the continent's most important issues in the hands of obscure
demagogues, amateurs and con artists." The legitimate question
of how rapidly the most generous of nations can absorb and incorporate
the immigrant influx has been shunted off to the right. According
to one far-right leader in Denmark, "It is very difficult
to have a welfare state if the borders are open. The responsibility
and the will to pay a lot of tax, as we do, must be there."
That's not reaction, that's common sense.
The reaction, of course, is there, too.
As in the United States, racism and xenophobia are very much present
in Europe. The idea of European society as a "melting pot"
or "rainbow quilt" is alien and new, and undoubtedly
there will be strains for some time to come. But for the American
media and punditry-right, left and mainstream-to portray the situation
as one in which Nazis and fascists are gaining a real foothold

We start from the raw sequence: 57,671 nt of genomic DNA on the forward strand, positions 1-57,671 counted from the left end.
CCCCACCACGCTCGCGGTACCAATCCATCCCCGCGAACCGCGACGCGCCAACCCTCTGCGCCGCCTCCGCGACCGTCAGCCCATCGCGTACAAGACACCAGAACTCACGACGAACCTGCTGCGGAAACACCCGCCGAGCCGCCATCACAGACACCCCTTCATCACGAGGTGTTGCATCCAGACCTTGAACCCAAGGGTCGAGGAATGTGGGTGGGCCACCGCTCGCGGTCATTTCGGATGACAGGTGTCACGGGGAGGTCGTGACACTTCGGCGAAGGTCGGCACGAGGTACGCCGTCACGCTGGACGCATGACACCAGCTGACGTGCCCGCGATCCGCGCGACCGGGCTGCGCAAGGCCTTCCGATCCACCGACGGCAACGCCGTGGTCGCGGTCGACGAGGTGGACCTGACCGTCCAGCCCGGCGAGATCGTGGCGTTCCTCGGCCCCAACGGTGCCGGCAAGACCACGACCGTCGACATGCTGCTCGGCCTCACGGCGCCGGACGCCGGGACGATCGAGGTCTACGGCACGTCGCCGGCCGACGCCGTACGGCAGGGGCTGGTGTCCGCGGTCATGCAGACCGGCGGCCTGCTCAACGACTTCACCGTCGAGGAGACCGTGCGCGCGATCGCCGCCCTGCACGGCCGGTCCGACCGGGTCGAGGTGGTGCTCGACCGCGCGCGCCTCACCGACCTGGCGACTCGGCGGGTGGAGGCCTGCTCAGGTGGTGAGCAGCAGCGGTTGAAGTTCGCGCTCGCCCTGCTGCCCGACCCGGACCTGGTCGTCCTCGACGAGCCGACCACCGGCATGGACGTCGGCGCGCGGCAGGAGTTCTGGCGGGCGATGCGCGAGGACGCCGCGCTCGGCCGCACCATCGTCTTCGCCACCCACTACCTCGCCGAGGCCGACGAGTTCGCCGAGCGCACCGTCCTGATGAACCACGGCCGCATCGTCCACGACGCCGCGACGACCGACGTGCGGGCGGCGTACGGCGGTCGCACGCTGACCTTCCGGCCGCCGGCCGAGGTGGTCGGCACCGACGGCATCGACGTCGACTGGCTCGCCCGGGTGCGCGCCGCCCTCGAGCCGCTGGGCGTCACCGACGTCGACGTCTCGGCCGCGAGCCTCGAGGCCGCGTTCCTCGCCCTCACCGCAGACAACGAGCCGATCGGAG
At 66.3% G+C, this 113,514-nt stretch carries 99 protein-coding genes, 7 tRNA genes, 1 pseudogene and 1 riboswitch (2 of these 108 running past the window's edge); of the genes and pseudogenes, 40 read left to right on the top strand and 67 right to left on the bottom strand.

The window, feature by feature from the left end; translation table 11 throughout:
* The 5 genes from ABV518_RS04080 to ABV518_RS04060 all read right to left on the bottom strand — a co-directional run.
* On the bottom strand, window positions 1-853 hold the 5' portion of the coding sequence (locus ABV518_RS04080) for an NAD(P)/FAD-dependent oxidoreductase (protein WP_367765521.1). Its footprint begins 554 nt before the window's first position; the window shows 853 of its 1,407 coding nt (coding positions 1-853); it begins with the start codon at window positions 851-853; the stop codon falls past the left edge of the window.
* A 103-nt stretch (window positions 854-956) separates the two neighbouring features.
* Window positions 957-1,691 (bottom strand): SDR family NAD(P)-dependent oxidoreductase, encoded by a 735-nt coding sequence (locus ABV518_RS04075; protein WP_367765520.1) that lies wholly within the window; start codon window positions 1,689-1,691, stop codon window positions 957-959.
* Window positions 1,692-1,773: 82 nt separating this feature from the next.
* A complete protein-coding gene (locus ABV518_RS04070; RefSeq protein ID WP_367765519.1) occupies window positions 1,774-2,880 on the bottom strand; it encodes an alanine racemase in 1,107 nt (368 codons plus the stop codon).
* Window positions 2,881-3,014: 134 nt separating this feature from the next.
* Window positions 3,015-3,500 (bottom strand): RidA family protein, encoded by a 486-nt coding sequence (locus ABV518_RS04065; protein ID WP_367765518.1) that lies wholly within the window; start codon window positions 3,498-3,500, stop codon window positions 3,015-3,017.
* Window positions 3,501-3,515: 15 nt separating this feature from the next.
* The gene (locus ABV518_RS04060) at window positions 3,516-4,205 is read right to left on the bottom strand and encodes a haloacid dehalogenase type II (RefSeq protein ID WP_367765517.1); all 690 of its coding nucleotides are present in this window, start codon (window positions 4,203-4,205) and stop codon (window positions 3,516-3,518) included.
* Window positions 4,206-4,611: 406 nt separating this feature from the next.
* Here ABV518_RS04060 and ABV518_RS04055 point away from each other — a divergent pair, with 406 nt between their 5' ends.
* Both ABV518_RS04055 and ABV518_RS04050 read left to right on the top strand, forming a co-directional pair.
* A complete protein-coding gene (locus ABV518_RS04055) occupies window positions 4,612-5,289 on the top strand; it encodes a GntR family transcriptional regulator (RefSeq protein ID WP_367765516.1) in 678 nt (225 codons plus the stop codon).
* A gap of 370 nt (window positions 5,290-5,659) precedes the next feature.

in Europe is erroneous and hyperbolic.
As American politics and media have been
engulfed the last two decades by a right-wing, free-market conservatism,
the real Europe emerges more and more as the most viable countervailing
force-a mainstay of social democracy, government regulation, political
and media pluralism, and proportional representation. Playing
the fascist card too quickly undermines this vital European model
and contributes to the conservative agenda of those who wish to
attack Europe as the ideological opposition to a free-market United
STEVEN HILL is senior analyst for the
Center for Voting and Democracy and the author of a new book,
Fixing Elections: The Failure of America's Winner-Take-AIl Politics.